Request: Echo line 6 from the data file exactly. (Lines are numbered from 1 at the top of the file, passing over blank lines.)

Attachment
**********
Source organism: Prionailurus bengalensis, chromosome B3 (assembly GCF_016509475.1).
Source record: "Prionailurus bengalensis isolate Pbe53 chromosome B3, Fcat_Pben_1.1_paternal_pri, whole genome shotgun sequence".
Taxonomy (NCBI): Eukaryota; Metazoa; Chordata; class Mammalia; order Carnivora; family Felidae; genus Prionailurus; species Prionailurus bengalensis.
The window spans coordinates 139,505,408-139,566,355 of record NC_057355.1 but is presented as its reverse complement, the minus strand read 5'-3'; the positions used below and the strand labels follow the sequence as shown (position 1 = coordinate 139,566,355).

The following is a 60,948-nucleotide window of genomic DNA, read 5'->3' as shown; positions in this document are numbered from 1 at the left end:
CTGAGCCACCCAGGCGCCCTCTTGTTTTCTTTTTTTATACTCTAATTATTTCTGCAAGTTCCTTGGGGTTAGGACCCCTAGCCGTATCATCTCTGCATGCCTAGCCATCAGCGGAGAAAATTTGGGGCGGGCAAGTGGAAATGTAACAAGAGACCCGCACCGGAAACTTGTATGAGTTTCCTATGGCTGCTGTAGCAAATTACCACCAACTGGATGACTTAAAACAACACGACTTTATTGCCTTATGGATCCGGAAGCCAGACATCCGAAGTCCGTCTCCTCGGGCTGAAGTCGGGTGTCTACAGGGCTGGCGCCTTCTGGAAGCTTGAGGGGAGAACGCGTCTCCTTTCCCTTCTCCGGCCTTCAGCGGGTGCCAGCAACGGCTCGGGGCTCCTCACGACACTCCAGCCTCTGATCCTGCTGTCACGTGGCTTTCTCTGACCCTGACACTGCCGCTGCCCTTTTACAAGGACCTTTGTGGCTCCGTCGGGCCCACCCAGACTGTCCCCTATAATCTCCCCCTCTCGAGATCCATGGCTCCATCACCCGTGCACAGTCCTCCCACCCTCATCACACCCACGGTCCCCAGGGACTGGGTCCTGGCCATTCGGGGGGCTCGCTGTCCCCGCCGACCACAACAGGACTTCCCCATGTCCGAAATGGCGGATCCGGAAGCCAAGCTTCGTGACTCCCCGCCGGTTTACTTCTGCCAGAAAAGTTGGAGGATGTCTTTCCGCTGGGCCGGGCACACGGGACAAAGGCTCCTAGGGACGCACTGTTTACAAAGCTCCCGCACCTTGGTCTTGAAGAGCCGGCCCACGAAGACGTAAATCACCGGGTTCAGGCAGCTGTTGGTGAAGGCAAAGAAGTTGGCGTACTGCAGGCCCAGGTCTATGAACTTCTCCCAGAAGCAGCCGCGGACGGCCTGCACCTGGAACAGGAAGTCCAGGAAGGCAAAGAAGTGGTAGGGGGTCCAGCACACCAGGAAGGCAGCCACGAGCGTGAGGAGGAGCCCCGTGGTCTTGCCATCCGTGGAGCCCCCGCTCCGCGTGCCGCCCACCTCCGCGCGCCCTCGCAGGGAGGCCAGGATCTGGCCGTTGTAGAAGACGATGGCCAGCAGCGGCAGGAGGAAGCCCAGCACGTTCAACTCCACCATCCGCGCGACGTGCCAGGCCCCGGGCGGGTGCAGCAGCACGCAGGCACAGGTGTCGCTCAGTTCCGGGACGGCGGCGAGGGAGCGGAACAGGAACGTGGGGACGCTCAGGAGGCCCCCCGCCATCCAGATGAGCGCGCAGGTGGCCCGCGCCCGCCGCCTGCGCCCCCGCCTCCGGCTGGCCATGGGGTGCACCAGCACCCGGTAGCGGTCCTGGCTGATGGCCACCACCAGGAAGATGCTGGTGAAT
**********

CTGAGCCACCCAGGCGCCCTCTTGTTTTCTTTTTTTATACTCTAATTATTTCTGCAAGTTCCTTGGGGTTAGGACCCCTAGCCGTATCATCTCTGCATGCCTAGCCATCAGCGGAGAAAATTTGGGGCGGGCAAGTGGAAATGTAACAAGAGACCCGCACCGGAAACTTGTATGAGTTTCCTATGGCTGCTGTAGCAAATTACCACCAACTGGATGACTTAAAACAACACGACTTTATTGCCTTATGGATCCGGAAGCCAGACATCCGAAGTCCGTCTCCTCGGGCTGAAGTCGGGTGTCTACAGGGCTGGCGCCTTCTGGAAGCTTGAGGGGAGAACGCGTCTCCTTTCCCTTCTCCGGCCTTCAGCGGGTGCCAGCAACGGCTCGGGGCTCCTCACGACACTCCAGCCTCTGATCCTGCTGTCACGTGGCTTTCTCTGACCCTGACACTGCCGCTGCCCTTTTACAAGGACCTTTGTGGCTCCGTCGGGCCCACCCAGACTGTCCCCTATAATCTCCCCCTCTCGAGATCCATGGCTCCATCACCCGTGCACAGTCCTCCCACCCTCATCACACCCACGGTCCCCAGGGACTGGGTCCTGGCCATTCGGGGGGCTCGCTGTCCCCGCCGACCACAACAGGACTTCCCCATGTCCGAAATGGCGGATCCGGAAGCCAAGCTTCGTGACTCCCCGCCGGTTTACTTCTGCCAGAAAAGTTGGAGGATGTCTTTCCGCTGGGCCGGGCACACGGGACAAAGGCTCCTAGGGACGCACTGTTTACAAAGCTCCCGCACCTTGGTCTTGAAGAGCCGGCCCACGAAGACGTAAATCACCGGGTTCAGGCAGCTGTTGGTGAAGGCAAAGAAGTTGGCGTACTGCAGGCCCAGGTCTATGAACTTCTCCCAGAAGCAGCCGCGGACGGCCTGCACCTGGAACAGGAAGTCCAGGAAGGCAAAGAAGTGGTAGGGGGTCCAGCACACCAGGAAGGCAGCCACGAGCGTGAGGAGGAGCCCCGTGGTCTTGCCATCCGTGGAGCCCCCGCTCCGCGTGCCGCCCACCTCCGCGCGCCCTCGCAGGGAGGCCAGGATCTGGCCGTTGTAGAAGACGATGGCCAGCAGCGGCAGGAGGAAGCCCAGCACGTTCAACTCCACCATCCGCGCGACGTGCCAGGCCCCGGGCGGGTGCAGCAGCACGCAGGCACAGGTGTCGCTCAGTTCCGGGACGGCGGCGAGGGAGCGGAACAGGAACGTGGGGACGCTCAGGAGGCCCCCCGCCATCCAGATGAGCGCGCAGGTGGCCCGCGCCCGCCGCCTGCGCCCCCGCCTCCGGCTGGCCATGGGGTGCACCAGCACCCGGTAGCGGTCCTGGCTGATGGCCACCACCAGGAAGATGCTGGTGAAT